Charleston minister: 'No evildoer, no demon' can close church

Story highlights

  • Worship returns to Emanuel AME church in Charleston
  • Nine people were shot to death on Wednesday at a church prayer meeting

Charleston, South Carolina (CNN)Expressions of grief, faith and gratitude on Sunday filled the space of a horrific mass killing at Emanuel African Methodist Episcopal Church, as the venerable structure was again a house of worship.

Hundreds filled the pews of the historic church in Charleston, South Carolina.
    "The doors of the church are open," declared the Rev. Norvel Goff during prayers. "No evildoer, no demon in hell or on Earth can close the doors of God's church," he proclaimed.
    They sang hymns, prayed and remembered the nine church members shot to death Wednesday night during Bible study.
    One of the victims was the church's pastor, the Rev. Clementa Pinckney. His seat behind the podium was shrouded in black cloth and uniformed police officers were present in the side aisles.
    Overcoming evil with faith in God was a theme throughout the service.
    "It's by faith that we are standing here and sitting here," Goff said. "It has been tough. It has been rough. Some of us have been downright angry. But through it all God has sustained us."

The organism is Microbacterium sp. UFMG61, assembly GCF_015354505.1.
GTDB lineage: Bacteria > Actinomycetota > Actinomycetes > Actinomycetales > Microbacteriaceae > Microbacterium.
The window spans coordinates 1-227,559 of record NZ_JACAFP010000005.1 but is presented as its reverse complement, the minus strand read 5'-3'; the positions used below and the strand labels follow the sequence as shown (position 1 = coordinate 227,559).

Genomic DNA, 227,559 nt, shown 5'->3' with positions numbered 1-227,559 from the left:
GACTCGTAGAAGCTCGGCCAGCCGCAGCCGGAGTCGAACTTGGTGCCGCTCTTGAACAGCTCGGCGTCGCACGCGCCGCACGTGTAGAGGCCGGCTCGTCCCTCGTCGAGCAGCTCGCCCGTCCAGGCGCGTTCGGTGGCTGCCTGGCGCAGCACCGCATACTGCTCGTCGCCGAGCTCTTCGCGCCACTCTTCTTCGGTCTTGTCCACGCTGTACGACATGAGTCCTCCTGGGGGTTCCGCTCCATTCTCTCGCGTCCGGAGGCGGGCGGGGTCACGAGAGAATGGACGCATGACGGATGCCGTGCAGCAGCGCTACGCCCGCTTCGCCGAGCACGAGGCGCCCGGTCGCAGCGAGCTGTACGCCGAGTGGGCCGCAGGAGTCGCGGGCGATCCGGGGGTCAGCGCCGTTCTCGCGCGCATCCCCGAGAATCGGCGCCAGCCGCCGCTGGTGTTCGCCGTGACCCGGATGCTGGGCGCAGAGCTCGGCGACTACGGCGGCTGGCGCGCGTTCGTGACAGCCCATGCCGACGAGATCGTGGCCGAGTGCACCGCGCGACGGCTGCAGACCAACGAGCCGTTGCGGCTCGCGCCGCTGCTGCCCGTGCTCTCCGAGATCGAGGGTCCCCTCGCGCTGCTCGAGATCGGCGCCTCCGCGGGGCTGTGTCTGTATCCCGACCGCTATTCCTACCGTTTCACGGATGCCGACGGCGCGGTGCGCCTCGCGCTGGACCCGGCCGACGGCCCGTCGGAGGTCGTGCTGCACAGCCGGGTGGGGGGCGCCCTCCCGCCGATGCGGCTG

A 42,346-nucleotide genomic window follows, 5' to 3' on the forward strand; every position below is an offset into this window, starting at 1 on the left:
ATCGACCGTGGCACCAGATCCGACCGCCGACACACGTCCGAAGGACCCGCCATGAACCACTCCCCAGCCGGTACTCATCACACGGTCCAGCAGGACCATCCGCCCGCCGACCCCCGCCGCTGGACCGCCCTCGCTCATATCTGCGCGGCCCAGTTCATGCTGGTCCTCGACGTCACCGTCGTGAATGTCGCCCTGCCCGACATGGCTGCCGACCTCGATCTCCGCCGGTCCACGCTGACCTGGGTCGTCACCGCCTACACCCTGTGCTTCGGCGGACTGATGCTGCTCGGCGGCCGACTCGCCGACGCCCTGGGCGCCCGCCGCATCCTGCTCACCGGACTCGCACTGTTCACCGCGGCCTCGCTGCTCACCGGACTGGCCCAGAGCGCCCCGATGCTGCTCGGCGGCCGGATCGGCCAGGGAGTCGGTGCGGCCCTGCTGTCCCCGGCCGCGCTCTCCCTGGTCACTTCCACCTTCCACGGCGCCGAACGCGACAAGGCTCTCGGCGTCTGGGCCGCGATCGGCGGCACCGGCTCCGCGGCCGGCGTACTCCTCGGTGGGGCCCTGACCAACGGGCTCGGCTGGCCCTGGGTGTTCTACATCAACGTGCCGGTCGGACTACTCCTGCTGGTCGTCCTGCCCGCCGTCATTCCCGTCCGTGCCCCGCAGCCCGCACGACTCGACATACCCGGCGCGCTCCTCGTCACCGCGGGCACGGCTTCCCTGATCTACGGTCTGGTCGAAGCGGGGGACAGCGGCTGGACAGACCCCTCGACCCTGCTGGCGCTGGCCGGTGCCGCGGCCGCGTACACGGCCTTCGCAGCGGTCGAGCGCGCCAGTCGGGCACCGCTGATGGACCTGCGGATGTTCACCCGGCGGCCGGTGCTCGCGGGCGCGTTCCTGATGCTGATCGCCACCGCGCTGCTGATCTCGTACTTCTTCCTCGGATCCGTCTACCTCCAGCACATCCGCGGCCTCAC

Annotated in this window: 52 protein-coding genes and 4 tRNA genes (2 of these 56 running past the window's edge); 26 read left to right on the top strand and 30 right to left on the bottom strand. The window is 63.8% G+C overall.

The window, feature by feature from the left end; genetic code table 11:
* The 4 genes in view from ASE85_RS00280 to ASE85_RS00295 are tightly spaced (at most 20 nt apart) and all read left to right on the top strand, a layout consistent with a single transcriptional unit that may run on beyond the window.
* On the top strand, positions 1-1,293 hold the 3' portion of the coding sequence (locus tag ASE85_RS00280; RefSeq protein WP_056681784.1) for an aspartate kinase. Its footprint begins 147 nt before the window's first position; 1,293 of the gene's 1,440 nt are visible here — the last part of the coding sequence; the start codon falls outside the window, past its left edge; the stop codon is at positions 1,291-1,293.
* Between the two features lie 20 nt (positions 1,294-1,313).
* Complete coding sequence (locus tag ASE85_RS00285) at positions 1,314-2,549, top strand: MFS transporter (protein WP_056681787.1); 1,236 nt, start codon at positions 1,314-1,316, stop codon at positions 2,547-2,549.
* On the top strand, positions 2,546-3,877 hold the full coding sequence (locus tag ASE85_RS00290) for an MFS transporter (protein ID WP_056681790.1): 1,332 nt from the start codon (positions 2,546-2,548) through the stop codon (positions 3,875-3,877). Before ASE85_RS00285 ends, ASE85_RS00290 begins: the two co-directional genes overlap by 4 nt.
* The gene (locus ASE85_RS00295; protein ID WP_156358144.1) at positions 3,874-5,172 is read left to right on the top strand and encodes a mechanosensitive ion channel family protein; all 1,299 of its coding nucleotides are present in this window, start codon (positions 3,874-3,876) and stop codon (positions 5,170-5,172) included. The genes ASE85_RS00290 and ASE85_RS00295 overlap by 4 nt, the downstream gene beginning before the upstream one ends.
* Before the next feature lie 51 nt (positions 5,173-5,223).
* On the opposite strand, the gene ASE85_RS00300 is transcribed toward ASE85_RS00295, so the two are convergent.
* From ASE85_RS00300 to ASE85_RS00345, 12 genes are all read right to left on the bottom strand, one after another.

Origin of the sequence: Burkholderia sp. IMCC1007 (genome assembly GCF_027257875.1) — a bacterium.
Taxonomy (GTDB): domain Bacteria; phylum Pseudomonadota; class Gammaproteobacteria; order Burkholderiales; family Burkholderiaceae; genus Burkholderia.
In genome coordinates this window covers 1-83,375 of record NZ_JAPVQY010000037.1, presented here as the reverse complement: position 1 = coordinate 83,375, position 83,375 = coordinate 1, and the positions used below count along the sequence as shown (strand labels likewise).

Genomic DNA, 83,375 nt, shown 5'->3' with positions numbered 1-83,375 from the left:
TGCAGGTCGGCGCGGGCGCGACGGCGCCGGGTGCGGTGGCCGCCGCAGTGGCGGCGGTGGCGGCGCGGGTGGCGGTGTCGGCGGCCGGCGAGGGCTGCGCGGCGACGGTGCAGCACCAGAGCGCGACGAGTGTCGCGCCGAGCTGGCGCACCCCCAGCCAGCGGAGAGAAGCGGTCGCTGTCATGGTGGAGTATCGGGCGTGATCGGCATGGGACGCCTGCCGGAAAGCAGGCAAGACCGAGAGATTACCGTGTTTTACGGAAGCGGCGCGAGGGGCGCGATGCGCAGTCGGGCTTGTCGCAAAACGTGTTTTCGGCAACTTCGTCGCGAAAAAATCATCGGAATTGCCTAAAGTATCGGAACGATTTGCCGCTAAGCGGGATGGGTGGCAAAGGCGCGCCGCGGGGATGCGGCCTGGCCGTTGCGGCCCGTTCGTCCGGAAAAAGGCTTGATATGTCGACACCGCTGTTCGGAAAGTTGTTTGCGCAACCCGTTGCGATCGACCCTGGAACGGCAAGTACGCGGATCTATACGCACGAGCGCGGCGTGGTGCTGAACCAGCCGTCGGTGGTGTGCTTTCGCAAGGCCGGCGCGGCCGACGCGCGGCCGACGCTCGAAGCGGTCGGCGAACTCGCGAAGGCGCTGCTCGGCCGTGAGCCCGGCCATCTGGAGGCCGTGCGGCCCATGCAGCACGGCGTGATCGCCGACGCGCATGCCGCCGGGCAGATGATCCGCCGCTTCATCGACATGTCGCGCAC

There was weeping throughout the service. People hugged each other as they looked for comfort and meaning in their grief.
    "Lots of folks expected us to do something strange and break out in a riot. Well, they just don't know us," Goff said as the congregation stood and cheered.

    'We're going to pursue justice'

    Goff thanked the people of Charleston and South Carolina.
    "We have shown the world how we as a group of people can come together and pray and work out things that need to be worked out."
    Right now, he said, the focus needs to be on the grieving families of the nine victims. "There is a time and place for everything," he said.
    But Goff did call for action "Let's not get it twisted. We're going to pursue justice, we're going to be vigilant and we're going to hold our elected officials accountable to do the right thing," he said. "The blood of the Mother Emanuel Nine requires us to work until not only justice is served in this case, but for those who are still living on the margin of life."
    Goff thanked Gov. Nikki Haley, who was present at the service, and everyone who sent condolences, brought flowers and made donations. He also thanked the FBI and local police.
    "And finally I want to say thank you to law enforcement. I have no problem in doing that. I want to thank them," he said as a huge roar of applause erupted.
    U.S. Sen. Tim Scott and the mayors of Charleston and North Charleston were also among the worshippers.